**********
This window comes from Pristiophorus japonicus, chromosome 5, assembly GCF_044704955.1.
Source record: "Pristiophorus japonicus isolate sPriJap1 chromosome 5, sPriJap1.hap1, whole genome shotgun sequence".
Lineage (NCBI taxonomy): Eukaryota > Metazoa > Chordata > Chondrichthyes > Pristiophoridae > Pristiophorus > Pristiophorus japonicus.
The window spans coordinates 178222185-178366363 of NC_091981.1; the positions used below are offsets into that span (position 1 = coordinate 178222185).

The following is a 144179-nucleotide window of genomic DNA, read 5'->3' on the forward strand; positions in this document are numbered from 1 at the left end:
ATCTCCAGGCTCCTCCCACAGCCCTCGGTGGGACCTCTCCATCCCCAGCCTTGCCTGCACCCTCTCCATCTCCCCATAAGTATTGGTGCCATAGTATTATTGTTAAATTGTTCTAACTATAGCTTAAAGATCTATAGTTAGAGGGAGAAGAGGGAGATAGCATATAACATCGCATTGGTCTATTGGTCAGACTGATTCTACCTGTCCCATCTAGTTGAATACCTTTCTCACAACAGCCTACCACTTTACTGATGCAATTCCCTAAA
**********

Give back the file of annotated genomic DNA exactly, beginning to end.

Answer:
This window comes from Pristiophorus japonicus, chromosome 5, assembly GCF_044704955.1.
Source record: "Pristiophorus japonicus isolate sPriJap1 chromosome 5, sPriJap1.hap1, whole genome shotgun sequence".
Lineage (NCBI taxonomy): Eukaryota > Metazoa > Chordata > Chondrichthyes > Pristiophoridae > Pristiophorus > Pristiophorus japonicus.
The window spans coordinates 178222185-178366363 of NC_091981.1; the positions used below are offsets into that span (position 1 = coordinate 178222185).

The following is a 144179-nucleotide window of genomic DNA, read 5'->3' on the forward strand; positions in this document are numbered from 1 at the left end:
ATCTCCAGGCTCCTCCCACAGCCCTCGGTGGGACCTCTCCATCCCCAGCCTTGCCTGCACCCTCTCCATCTCCCCATAAGTATTGGTGCCATAGTATTATTGTTAAATTGTTCTAACTATAGCTTAAAGATCTATAGTTAGAGGGAGAAGAGGGAGATAGCATATAACATCGCATTGGTCTATTGGTCAGACTGATTCTACCTGTCCCATCTAGTTGAATACCTTTCTCACAACAGCCTACCACTTTACTGATGCAATTCCCTAAA